Gef: Was there any local folklore or particular historical folklore that intrigued or influenced you through the course of writing these short stories?

Cedric: There’s no folklore in the stories, but a background of genuine historical fact. For example, the British Raj at the back of Grandfather, the insinuated class differentiation in Light Under a Bushel and  Harlingford House, the disgraceful disrespect on the part of teachers for pupils at school in the forties in Gypsy Boy, or the rigours of the last war in NinaSaturday andThe House at Starost.

Gef: What do you consider to be the strength or saving grace of the supernatural?

Cedric: The so-called ‘supernatural’ is within us all. It has to be tapped. The few people mentioned in the stories managed to do that. The ‘strength’ is incalculably great. For those who are on the right wavelength, so to speak, anything seems to be possible.

Gef: What's the worst piece of writing advice you ever received? Or what piece of writing advice do you wish would just go away?

Cedric: The worst piece of writing I’ve read in recent years was a book called Beethoven’s Hair, published by the same firm that brought out Harry Potter a few years later! As for advice on writing, I don’t think there is any advice to be given other than encouraging someone to write sincerely in order to fulfil the desire to express oneself. Otherwise, leave it alone!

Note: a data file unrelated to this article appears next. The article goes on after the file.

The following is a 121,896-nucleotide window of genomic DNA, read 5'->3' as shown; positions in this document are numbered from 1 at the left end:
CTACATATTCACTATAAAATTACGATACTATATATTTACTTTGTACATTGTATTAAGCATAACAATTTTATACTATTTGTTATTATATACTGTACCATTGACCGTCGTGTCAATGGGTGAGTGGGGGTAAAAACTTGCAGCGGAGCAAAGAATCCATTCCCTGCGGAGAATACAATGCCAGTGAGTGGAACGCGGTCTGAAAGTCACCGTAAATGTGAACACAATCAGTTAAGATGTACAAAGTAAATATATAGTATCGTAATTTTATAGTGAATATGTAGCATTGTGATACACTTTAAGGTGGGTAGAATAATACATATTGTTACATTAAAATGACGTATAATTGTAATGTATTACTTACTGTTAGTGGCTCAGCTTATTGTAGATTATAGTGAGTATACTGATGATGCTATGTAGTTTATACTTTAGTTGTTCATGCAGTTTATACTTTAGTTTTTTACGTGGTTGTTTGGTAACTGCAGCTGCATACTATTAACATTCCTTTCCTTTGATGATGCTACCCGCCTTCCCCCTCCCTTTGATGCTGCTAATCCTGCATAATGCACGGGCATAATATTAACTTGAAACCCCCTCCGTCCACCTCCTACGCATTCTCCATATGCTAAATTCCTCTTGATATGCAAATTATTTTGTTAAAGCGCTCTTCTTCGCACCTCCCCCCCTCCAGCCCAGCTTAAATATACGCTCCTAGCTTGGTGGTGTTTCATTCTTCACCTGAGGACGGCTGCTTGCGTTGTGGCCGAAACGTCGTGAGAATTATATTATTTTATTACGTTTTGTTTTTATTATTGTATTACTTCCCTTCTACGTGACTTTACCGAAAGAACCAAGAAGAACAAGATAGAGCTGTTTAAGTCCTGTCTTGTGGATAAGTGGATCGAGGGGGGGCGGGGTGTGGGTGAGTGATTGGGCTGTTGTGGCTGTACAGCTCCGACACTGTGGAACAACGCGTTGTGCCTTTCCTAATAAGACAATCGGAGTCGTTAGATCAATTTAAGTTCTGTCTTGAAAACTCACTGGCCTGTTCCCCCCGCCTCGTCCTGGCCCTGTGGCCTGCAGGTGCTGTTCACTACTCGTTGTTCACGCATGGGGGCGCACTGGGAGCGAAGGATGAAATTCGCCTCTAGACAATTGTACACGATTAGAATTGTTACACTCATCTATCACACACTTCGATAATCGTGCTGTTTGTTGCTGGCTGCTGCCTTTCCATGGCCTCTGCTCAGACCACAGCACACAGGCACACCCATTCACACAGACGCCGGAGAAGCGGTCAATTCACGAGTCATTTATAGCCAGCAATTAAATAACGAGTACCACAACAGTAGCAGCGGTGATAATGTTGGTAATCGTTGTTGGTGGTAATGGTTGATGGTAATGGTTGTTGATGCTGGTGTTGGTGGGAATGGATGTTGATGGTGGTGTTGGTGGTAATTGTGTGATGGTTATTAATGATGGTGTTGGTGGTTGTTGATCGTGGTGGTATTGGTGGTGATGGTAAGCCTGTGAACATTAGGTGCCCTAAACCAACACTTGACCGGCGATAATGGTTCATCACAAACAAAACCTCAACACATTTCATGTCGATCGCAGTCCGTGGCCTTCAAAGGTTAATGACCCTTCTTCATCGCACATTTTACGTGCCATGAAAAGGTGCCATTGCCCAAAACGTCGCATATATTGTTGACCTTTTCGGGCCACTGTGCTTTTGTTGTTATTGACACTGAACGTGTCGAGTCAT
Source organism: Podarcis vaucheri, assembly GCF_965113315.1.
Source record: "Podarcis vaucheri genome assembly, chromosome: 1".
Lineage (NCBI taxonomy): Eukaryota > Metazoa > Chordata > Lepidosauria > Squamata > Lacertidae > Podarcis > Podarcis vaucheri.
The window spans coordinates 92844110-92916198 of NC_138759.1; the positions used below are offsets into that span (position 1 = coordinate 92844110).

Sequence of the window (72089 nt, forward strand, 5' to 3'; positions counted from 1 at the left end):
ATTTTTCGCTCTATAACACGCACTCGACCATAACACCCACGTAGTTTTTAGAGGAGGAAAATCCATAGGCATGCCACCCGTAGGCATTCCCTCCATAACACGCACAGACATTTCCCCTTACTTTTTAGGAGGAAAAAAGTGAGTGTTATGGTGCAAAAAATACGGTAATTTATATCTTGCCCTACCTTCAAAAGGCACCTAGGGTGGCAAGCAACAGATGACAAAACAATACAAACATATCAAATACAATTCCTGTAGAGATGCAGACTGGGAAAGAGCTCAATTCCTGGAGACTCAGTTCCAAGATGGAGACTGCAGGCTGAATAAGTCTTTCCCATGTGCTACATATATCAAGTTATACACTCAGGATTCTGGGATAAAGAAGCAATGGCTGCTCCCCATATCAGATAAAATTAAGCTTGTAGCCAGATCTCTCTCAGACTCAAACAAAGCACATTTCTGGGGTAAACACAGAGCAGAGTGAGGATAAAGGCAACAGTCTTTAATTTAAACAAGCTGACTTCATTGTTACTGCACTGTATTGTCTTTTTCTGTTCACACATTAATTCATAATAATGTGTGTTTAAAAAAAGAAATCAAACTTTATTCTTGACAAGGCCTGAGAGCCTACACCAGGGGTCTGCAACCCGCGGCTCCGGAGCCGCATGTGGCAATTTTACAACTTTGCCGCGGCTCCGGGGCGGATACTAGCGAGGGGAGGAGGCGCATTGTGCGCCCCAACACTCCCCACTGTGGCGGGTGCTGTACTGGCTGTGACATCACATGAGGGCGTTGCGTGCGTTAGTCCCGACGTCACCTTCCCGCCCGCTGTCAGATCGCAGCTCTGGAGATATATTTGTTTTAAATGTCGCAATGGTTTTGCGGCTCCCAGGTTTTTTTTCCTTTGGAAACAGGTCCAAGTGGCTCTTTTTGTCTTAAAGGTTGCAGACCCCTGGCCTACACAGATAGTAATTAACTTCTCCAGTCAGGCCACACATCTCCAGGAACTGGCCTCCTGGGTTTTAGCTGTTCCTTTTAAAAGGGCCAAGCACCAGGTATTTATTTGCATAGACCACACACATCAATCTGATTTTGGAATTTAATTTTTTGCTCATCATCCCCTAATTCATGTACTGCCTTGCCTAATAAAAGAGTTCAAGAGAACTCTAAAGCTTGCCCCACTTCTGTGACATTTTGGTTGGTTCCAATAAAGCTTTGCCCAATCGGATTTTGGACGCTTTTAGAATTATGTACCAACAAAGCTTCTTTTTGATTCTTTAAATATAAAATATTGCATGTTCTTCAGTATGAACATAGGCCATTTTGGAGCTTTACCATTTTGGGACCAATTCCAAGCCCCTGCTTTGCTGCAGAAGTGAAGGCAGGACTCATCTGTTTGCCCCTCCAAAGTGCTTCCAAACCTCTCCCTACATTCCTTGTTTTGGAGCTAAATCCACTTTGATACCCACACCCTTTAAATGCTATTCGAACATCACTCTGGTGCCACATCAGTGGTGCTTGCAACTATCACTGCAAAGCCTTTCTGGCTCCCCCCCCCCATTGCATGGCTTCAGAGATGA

Gef: What kind of guilty pleasures do you have when it comes to books or movies or whatnot?

Cedric: Whether they are ‘guilty’ or not is hard to say, but I must say I very much enjoy TV programmes or films which are primarily to do with true depth of emotion. I mean sincere, genuine feelings like those represented in a  recent European production of The Lady of the Camellias, or the older productions of historic events like A Passage to India and Out of Africa, where there is a depth seldom enjoyed in the often superficial  characterisation found in many American films. Yes, I do enjoy real ‘gut emotion, I must say. 

Gef: What projects are you cooking up that folks can expect in the near future?

Cedric: I hope to interest folks in a forthcoming novel, which depicts an escape by two people during the Nazi regime in Germany. It has always been of interest to me what it would be like simply to ‘walk out of dictatorship’, that is, literally, to go on foot, over the fields and away under the very eyes of the enemy…

The other novel, which is now just complete, narrates the surprising experiences of a beautiful young woman as she gets older. She realises all too early how difficult it is in fact to be ravishingly beautiful. There are snags. It is sensuous and moving, and I hope, amusing. It's a love story with a happy end after a serious crisis.